Race relations

On the track in the RS 3 Sedan's race car sibling - the RS 3 LMS.

Production of the Audi RS 3 LMS hit 100 this week, such is the popularity of this entry-level race car.  Recently, as part of the naitonal launch of the new Audi RS 3 Sedan, motoring media had the chance to get behind the wheel of the RS 3 LMS, and see for themselves just why the RS 3 LMS is such a winner.

James McRory

Mark Bramley

19 July, 2017

Although the Audi RS 3 LMS race car is not even a year old, production has already hit 100 cars this month internationally and the popularity of the entry-level touring car continues to grow worldwide. 

Building on the tremendous success of the Audi R8 LMS in GT racing worldwide, Audi Sport’s new entry-level TCR race car has likewise proved both enormously popular with teams throughout Europe, America and Asia and has chalked up a string of impressive results since its race debut.

Speaking at the presentation of the 100th Audi RS 3 LMS in Spain this week, Chris Reinke, Head of Audi Sport customer racing said: 

“In just its debut season, we have already delivered 90 examples of our race car to customers around the world and have received preorders up to the 100th model. We’re proud that our entry model for touring car racing has gone down so well and that it is already such an important pillar of our model range.”

The Success of the RS 3 LMS is indeed extraordinary. Since the start of the year, Audi customer teams have already contested 125 races on three continents – America, Europe and Asia. They have achieved 73 podiums, including 24 class victories – including the Nurburgring 24 Hours and the 24 hour race in Dubai. The TCR class is a growing international category. So far, 13 series have already been set up worldwide and there are six other circuit championships with classes for TCR models.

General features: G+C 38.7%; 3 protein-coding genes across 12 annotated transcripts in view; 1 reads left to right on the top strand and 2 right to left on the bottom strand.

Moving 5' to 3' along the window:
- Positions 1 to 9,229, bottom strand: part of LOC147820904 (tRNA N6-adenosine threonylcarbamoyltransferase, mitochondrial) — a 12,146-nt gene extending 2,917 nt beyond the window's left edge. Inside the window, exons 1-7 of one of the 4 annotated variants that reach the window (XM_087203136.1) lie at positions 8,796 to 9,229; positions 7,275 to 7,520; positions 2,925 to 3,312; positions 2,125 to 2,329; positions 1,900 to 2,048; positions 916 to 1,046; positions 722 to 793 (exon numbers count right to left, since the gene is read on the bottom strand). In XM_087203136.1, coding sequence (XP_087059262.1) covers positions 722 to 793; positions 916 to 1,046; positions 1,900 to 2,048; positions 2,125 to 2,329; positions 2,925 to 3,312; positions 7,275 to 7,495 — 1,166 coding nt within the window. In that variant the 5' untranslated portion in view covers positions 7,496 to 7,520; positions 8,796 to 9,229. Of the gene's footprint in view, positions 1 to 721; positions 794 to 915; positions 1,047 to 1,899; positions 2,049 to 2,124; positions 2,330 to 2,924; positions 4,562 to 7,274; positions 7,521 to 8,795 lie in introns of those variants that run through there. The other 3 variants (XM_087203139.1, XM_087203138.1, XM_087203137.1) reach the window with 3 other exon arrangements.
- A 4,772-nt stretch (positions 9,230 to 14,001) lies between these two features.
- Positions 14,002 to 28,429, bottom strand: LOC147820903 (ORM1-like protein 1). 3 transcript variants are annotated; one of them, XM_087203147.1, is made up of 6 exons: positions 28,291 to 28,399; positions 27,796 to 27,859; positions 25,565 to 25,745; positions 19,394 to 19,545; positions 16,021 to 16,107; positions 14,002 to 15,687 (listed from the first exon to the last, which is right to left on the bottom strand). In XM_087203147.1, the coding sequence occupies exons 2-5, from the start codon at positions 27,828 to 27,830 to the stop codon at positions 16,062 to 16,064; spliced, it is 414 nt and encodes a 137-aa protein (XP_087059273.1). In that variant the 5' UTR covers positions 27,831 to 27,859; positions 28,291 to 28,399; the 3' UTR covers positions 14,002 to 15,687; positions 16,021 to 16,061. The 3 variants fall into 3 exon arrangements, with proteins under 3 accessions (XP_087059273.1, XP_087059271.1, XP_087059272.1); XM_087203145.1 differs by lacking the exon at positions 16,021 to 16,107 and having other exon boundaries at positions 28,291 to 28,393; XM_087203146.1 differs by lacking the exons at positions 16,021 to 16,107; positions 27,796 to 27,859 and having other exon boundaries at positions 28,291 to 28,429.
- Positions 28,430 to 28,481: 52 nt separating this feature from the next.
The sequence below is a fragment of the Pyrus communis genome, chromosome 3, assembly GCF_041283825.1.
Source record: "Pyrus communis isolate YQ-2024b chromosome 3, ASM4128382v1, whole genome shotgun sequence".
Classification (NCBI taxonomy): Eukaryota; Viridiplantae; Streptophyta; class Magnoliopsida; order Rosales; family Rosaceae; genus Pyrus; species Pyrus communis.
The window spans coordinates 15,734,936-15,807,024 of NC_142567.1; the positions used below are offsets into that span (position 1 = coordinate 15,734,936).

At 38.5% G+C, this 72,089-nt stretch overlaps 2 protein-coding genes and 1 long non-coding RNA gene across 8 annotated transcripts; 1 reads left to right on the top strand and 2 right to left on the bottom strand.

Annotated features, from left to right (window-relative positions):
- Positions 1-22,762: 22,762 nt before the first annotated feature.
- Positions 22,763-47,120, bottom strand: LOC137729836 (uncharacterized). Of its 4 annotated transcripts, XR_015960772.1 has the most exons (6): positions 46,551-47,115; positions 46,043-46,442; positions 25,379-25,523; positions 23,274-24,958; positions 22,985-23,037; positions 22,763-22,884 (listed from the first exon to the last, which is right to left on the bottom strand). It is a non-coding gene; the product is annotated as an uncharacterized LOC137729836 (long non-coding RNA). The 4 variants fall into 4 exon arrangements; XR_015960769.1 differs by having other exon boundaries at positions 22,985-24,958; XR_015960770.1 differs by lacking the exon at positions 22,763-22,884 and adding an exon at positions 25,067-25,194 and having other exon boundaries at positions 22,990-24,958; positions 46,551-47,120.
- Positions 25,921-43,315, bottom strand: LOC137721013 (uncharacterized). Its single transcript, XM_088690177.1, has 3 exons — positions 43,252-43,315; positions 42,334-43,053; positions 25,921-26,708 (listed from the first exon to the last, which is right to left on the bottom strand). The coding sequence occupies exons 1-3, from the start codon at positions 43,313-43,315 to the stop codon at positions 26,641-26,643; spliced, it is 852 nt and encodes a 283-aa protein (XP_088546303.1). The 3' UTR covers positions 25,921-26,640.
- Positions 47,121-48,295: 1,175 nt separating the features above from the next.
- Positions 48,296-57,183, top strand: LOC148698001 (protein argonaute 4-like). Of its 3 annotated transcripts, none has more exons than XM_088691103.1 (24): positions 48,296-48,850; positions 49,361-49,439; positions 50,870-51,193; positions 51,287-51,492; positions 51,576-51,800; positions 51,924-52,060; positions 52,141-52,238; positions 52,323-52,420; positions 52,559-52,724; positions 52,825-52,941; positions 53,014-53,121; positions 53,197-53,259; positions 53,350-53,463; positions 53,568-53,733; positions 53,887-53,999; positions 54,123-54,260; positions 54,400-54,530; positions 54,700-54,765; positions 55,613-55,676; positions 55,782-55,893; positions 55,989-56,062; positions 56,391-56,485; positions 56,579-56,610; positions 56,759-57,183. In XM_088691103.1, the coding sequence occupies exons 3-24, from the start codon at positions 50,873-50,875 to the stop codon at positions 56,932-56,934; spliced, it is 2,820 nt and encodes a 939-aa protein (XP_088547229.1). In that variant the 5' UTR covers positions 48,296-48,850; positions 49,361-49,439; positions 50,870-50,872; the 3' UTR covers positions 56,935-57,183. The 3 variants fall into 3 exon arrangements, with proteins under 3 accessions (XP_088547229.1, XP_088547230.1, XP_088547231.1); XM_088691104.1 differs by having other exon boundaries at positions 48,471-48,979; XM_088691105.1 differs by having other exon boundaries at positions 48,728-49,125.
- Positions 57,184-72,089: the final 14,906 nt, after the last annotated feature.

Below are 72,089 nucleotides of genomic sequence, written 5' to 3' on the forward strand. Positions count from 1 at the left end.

No wonder then that there is considerable interest in the one and only Audi RS 3 LMS currently in the country, with numerous parties looking at the car with a view to possibly bringing the mid-sized ‘super sedan’ to Australia in numbers to race.

From the outset, the Audi RS 3 LMS proved a hit with race teams and a resounding success on the track

Pizzati is a big fan of the RS 3 LMS and is very excited at the prospect of a TCR class being added  Down Under

The RS 3 LMS certainly made a big impression in Tasmania recently as part of the media launch for its road-going sibling the RS 3 Sedan. The car had also been on hand at the launch of the TT RS at Phillip Island Grand Prix Circuit, but where press at that event were treated to hot laps, journalists at the RS 3 Sedan launch actually got the chance to drive the car for themselves.

This was a tremendous bonus for the press attending the launch event, getting the chance to spend some time behind the wheel of the car which is making such a name for itself in TCR class racing worldwide and could well do the same in Australia if an appropriate racing category can be found.

For Audi’s Chief Driving Instructor, Steve Pizzati, it was a bitter sweet experience, having to sit in the passenger seat and accompany each journalist on their ‘self-propelled’ hot laps of Baskerville Raceway just outside Hobart.

Pizzati is a big fan of the RS 3 LMS and is very excited at the prospect of a TCR class being added  Down Under, where he thinks the class will flourish. During earlier evaluation stints at Phillip Island, Pizzati says that the RS 3 LMS impressed not only with its speed and handling on the Grand Prix course, but with its drivability. This he says, is a car that really will appeal across a broad range of potential customers and experience levels.